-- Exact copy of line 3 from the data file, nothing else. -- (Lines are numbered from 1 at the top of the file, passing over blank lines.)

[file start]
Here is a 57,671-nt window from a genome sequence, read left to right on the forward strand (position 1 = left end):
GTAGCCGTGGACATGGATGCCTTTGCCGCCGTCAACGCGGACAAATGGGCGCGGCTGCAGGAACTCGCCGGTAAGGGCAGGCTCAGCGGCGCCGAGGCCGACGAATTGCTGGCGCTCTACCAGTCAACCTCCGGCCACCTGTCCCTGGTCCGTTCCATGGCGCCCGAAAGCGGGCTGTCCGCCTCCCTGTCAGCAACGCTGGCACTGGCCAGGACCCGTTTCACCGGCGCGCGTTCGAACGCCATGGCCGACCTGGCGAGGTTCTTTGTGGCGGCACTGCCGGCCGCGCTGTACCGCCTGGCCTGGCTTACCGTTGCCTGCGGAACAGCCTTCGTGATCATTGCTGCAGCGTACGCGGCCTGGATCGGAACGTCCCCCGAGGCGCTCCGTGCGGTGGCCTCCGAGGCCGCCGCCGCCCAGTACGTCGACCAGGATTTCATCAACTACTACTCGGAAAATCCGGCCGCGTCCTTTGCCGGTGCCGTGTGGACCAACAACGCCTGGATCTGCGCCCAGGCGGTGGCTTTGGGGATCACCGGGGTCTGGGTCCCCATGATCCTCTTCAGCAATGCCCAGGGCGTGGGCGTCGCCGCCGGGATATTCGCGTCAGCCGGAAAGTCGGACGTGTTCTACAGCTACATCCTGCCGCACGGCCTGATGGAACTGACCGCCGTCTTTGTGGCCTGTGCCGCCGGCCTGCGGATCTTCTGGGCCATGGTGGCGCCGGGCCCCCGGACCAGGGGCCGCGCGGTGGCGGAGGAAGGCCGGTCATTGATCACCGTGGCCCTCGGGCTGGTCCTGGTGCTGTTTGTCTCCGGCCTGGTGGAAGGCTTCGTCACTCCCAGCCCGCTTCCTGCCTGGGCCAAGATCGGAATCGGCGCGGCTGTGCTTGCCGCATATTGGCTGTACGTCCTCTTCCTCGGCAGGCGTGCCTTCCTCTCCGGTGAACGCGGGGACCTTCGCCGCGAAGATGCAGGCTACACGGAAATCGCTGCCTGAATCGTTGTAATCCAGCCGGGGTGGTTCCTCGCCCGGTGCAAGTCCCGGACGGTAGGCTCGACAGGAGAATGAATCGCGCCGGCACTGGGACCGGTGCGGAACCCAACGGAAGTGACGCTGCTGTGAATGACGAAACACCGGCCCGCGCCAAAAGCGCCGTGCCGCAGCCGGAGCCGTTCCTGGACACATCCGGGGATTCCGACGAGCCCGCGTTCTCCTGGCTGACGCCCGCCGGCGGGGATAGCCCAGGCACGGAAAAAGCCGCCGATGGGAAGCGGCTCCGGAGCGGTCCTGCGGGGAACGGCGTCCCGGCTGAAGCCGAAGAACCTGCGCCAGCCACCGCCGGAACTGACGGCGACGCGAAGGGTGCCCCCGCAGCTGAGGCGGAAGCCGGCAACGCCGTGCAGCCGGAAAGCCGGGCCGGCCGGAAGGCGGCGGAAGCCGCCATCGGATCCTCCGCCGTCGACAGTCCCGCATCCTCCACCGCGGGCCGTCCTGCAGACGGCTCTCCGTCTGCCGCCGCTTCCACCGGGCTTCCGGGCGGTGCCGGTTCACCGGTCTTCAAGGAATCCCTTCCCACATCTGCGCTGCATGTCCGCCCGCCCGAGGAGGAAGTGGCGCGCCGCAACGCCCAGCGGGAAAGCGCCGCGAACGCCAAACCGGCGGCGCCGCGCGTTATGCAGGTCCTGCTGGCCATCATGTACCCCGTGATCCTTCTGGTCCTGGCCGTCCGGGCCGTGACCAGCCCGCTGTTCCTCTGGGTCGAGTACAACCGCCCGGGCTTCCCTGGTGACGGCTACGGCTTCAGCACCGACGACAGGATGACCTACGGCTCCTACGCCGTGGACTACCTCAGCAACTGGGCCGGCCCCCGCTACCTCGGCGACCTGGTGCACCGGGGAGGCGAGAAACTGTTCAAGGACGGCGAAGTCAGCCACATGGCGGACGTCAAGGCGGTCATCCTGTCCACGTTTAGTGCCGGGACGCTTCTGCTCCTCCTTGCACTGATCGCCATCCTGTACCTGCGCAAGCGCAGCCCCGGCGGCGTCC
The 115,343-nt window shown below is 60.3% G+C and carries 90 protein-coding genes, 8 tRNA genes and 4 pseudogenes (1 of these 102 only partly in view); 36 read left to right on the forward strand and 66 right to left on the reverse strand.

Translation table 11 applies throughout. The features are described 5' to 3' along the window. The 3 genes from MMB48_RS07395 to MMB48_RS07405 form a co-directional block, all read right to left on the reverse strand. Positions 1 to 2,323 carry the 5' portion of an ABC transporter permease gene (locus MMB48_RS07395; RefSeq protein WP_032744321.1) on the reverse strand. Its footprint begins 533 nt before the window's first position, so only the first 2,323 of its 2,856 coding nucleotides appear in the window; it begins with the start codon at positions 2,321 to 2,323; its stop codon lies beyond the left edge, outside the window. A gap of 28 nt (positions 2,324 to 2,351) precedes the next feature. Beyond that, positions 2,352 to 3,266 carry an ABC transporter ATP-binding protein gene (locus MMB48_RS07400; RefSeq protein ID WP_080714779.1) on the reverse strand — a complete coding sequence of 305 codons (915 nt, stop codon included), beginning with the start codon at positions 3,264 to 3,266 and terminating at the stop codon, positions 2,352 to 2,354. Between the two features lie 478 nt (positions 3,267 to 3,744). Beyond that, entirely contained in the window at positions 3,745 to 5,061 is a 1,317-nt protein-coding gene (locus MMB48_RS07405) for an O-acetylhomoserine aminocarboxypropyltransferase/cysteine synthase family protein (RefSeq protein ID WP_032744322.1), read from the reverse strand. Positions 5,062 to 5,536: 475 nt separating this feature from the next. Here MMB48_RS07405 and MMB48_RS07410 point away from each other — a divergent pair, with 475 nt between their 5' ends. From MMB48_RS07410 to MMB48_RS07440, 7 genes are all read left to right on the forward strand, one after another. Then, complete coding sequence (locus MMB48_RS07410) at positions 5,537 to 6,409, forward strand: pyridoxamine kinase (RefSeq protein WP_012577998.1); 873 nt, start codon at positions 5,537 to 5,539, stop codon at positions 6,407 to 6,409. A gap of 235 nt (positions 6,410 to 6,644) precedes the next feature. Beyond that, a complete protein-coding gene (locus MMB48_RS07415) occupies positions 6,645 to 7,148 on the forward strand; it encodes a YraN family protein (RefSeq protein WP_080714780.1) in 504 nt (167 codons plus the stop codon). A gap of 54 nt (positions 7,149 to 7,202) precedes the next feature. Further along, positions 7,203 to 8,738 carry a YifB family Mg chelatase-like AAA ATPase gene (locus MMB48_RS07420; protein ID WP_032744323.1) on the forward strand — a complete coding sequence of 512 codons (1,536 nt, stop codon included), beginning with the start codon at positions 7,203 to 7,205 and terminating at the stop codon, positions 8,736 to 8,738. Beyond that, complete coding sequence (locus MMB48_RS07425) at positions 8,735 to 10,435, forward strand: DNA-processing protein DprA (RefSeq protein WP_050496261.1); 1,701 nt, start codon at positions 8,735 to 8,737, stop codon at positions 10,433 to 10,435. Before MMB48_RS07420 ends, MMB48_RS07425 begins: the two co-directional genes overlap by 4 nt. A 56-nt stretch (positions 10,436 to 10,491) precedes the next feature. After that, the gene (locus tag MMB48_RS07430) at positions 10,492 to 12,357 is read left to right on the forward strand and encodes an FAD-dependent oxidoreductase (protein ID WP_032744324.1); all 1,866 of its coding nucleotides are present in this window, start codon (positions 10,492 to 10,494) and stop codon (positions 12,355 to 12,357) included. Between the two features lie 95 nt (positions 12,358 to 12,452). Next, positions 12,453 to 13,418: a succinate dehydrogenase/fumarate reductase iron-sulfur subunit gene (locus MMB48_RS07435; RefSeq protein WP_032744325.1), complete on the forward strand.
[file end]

The 115,343-nt window shown below is 60.3% G+C and carries 90 protein-coding genes, 8 tRNA genes and 4 pseudogenes (1 of these 102 only partly in view); 36 read left to right on the forward strand and 66 right to left on the reverse strand.